Tuesday, 31 March 2015

Pendragon Castle

With a bag full of wire wool, it was purely by chance that I stumbled across the derelict ruins of Pendragon Castle one night. It would have been rude not to!

The Four Horse-Chestnuts of the Apocalypse

I know, they aren't Horse Chestnuts. We went for our first walk of British Summer Time on Sunday. While quite blustery, and despite a couple of short showers, we enjoyed some fantastic sunshine, which really helped to reassure that Spring is on its way!

Redcar Wind Farm

Some consider them a blot on the landscape, but I actually quite like the aesthetics of a wind turbine.


Apologies for the single photo postings, I can only blame the weather last night for ensuring I stayed in the house and had a little time to run through some older shots. This one is the last of the sunlight, catching the hillside in high Teesdale.

The Road to Hartforth

I just love the winding roads that thread through the countryside on the edges of the Dales. 

Light like a painting.

The only passable landscape shot from a trip to Mallerstangdale a couple of weeks ago. While heavily overcast, the lighting gave a very atmospheric feel to the bleak landscape of this part of the Yorkshire Dales.

That Buttermere Tree

Having a look through some older files last night, and came across this unprocessed version of the Buttermere Tree. I'm starting to get excited about the four day weekend and the prospect of some time in the Lakes.

Richmond Castle by Moonlight

An evening jaunt under some clear skies took me to the Castle In Richmond. Once 11pm had passed, the lights on the keep were turned off, and allowed for some long exposures to draw out the smooth lighting from the moon. The light pollution from town gives a golden glow to the keep, which I quite like, and in a strange way, is reminiscent of the temple at Amritsar.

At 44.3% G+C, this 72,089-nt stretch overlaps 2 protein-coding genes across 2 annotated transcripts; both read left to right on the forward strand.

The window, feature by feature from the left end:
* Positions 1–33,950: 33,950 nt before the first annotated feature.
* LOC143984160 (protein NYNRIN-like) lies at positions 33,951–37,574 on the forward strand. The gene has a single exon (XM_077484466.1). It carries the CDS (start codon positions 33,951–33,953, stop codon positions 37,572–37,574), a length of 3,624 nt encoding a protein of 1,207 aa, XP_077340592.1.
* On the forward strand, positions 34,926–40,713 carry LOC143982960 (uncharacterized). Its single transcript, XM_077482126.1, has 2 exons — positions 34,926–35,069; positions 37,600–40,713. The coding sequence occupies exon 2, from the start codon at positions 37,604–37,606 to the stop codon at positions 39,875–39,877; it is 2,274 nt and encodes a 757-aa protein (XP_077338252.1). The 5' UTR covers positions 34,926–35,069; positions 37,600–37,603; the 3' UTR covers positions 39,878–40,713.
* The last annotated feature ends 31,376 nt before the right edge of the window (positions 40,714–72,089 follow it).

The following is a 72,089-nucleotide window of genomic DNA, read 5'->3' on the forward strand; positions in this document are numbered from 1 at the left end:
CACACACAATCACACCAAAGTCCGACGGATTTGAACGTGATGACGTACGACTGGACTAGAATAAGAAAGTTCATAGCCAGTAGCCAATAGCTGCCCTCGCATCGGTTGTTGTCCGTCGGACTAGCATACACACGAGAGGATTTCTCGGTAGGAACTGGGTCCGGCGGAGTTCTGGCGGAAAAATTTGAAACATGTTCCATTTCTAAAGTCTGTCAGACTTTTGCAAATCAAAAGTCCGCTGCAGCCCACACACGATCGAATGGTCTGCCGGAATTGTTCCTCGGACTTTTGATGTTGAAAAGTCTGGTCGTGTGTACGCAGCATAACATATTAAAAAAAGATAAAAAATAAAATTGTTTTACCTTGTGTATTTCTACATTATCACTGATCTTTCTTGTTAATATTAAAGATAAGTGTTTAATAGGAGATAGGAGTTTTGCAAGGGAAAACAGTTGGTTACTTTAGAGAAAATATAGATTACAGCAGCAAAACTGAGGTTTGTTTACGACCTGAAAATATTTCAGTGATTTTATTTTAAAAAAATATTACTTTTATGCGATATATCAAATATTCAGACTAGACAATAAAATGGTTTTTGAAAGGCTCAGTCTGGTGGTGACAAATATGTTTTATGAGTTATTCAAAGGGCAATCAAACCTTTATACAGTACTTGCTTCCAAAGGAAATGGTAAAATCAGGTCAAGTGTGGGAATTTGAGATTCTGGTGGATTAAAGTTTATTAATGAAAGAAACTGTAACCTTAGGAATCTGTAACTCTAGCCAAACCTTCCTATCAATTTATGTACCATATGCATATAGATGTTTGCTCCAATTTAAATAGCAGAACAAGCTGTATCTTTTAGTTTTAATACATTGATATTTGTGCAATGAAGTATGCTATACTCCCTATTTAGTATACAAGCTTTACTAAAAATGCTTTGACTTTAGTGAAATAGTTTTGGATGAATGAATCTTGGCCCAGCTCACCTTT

Monday, 30 March 2015

Long forgot

I don't often get chance to look back over older shots, to see if I have missed any that would be worth a process. However, a second glance at this one caught my eye, purely for the light catching the lower fells. I can't quite remember where, but this was taken in summer in the Lake District

The Forbidden Temple

An exciting evening jaunt with a friend saw us tracking down a Temple, which is seemingly one of the few un-photographed treasures in the country. Barely a photo exists of this building, and then it seems though the last time it was photographed was in the late 70s. I can't say too much about its location, but it is a fantastic building, and the clear North Yorkshire skies did us proud.

Not the right time of year...

This angle of Durham has got Autumn written all over it. Even in summer, when the trees are fully laden with leaves, I think this will make a much more pleasant shot. Nevertheless, as it was only the second time I had visited Durham, and the first time with my camera. I thought it worthwhile to try my hand at this oft-captured scene.

Steetley Pier

I visited Steetley Pier a short while ago, in the dark of night and a thick blanket of fog. On a late afternoon, conditions were slightly more favourable, and I got the chance to try out a few long exposures as I had hoped. Next up will be a sunrise shoot I hope!